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Henry Cow - Legend CD (album) cover

LEGEND

Henry Cow

 

RIO/Avant-Prog

4.09 | 157 ratings

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Pnoom!
4 stars Rating: B+

Henry Cow are THE iconic avant-garde progressive rock group (Frank Zappa doesn't count, since he only marginally fits in the genre), known best for starting the Rock In Opposition movement and for their swansong, the masterpiece Western Culture. Before the days of Rock In Opposition and lamentations of western society, however, Henry Cow was a magnificent band playing Canterbury styled prog music, albeit with heavy avant-garde sensibilities. Never is that more present than on their standout debut, the brilliant Leg End, which is both their most accessible album and among their best (behind only Western Culture, and about equal with Unrest).

For good reason, this is widely seen as a good starting point into avant-garde music. It opens with two fun, Canterbury-esque tracks, the standout "Nirvana for Mice" with its iconic theme (or, at least, a main theme that's good enough to be iconic) and the equally excellent, more drawn out "Amygdala". It's not until track three, "Teenbeat Introduction", that their avant-garde leanings start to appear. Across the three parts of "Teenbeat" (intro, main song, and reprise, interrupted by one shorter track), Henry Cow deliver some of their finest moments, particularly on the reprise. Like the first two tracks, there is a strong Canterbury sensibility, but the horn work is far darker and more dissonant than the light, jazzy playing on the first two tracks. It's tough listening at first, but it soon reveals a well-thought-out structure, and is easily the highlight of the CD (when taking all three parts together).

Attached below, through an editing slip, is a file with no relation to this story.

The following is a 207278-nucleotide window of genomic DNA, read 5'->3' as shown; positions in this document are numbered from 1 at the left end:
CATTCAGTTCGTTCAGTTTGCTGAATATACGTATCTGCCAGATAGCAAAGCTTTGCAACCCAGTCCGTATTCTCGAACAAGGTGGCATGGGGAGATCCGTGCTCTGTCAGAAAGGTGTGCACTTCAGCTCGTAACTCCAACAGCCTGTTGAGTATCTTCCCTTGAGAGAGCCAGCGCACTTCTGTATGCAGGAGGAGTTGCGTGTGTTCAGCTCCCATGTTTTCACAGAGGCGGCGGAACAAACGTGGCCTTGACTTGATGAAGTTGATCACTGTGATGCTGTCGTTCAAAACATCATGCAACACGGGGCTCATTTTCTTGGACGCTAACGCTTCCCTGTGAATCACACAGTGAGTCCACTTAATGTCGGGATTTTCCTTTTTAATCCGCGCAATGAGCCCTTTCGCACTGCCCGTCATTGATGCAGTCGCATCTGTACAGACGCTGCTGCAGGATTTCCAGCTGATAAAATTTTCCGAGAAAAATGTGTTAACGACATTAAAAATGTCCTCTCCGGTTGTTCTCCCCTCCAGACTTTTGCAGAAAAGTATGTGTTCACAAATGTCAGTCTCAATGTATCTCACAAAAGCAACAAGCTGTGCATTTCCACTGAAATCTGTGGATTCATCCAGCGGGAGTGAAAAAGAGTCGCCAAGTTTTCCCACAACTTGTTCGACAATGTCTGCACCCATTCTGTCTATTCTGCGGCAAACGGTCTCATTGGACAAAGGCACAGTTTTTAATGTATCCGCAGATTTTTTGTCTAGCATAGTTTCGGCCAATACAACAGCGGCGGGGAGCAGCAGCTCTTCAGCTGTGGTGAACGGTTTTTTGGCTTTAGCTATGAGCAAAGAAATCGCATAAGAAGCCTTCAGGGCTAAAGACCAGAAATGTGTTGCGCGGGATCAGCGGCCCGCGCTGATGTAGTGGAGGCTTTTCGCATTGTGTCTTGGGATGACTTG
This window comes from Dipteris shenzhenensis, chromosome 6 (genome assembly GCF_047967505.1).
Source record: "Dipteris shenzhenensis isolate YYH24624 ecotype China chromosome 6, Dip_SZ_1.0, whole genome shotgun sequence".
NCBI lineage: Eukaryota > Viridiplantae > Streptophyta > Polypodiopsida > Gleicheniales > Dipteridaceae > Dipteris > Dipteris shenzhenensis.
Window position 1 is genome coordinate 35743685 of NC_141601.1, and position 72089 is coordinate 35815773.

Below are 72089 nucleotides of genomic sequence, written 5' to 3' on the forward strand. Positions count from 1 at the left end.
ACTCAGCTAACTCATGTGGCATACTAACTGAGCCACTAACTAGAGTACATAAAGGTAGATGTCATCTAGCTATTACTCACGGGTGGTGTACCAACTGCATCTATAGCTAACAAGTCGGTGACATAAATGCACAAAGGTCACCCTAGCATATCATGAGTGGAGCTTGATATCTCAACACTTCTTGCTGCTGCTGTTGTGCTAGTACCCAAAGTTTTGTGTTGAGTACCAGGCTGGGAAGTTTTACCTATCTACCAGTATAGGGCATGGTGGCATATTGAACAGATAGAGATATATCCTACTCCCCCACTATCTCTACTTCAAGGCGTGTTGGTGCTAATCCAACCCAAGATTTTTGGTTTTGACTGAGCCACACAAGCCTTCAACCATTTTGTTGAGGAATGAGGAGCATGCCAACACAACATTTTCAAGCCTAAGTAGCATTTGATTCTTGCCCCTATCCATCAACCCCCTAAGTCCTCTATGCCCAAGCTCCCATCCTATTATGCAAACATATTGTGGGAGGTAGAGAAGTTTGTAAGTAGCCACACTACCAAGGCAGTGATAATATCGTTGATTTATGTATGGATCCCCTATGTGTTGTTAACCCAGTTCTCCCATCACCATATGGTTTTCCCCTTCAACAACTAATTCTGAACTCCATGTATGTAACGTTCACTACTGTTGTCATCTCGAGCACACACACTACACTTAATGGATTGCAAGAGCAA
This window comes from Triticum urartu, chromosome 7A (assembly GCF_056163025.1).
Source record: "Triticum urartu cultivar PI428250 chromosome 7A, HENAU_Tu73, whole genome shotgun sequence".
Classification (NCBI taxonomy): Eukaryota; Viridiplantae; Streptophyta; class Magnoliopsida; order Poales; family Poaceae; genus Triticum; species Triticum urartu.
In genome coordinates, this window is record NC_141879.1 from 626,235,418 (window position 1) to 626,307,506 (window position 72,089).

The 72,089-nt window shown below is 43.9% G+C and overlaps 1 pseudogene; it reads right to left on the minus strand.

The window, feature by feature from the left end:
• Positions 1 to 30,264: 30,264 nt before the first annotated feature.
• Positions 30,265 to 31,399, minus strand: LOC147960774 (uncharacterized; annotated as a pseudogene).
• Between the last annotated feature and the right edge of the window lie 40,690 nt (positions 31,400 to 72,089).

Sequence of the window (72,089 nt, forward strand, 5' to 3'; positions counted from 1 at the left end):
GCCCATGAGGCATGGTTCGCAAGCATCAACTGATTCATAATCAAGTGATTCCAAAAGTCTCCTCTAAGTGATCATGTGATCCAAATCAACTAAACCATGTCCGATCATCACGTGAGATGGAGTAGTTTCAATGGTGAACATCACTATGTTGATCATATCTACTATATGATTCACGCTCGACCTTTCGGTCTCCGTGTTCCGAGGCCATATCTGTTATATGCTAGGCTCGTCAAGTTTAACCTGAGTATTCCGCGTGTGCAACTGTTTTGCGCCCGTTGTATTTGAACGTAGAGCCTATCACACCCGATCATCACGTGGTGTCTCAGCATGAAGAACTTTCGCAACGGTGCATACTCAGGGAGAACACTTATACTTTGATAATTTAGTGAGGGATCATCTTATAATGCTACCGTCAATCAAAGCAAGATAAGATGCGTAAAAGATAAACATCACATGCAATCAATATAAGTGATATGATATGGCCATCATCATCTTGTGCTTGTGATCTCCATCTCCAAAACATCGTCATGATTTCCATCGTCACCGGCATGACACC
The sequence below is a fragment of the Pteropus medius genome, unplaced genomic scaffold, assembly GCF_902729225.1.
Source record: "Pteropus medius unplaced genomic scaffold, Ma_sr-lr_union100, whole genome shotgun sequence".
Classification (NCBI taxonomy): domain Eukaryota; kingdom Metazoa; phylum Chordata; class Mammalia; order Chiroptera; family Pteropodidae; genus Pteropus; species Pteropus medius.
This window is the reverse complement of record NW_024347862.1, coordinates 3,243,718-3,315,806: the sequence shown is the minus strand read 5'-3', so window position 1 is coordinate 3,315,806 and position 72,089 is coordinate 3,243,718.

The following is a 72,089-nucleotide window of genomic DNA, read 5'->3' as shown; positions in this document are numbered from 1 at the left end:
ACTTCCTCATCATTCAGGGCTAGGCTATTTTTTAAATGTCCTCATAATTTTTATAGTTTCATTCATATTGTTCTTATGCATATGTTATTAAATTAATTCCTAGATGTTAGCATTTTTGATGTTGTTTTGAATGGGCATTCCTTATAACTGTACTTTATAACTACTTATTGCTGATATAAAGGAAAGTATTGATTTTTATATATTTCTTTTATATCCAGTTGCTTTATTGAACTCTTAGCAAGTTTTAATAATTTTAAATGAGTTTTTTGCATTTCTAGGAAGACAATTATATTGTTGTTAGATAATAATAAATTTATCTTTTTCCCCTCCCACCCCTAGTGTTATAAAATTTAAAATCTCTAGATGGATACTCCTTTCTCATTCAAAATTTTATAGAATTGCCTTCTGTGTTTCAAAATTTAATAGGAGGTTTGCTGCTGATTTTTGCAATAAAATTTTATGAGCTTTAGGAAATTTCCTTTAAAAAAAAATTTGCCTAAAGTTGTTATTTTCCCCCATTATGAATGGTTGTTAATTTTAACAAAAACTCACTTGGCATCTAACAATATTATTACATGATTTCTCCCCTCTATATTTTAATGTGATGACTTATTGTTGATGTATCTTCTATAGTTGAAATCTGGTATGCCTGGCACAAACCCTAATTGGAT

Thankfully, the album loses nothing for the final two tracks, especially the standout vocal piece, "Nine Funerals of the Citizen King" (the only one on the album, excepting the last fifteen seconds of "Nirvana for Mice"). With another fantastic main theme this time augmented by whimsical, half-spoken, half-chanted vocals, "Nine Funerals of the Citizen King" is a perfect example of Henry Cow at their very best, and a perfect closer to the album. Leg End may not be as intense or mind-blowing as Western Culture, but it's a remarkable debut from a band that would go on to do remarkable things, and, as mentioned, it's a good entryway into the difficult to penetrate genre of avant-garde.

Pnoom! | 4/5 |

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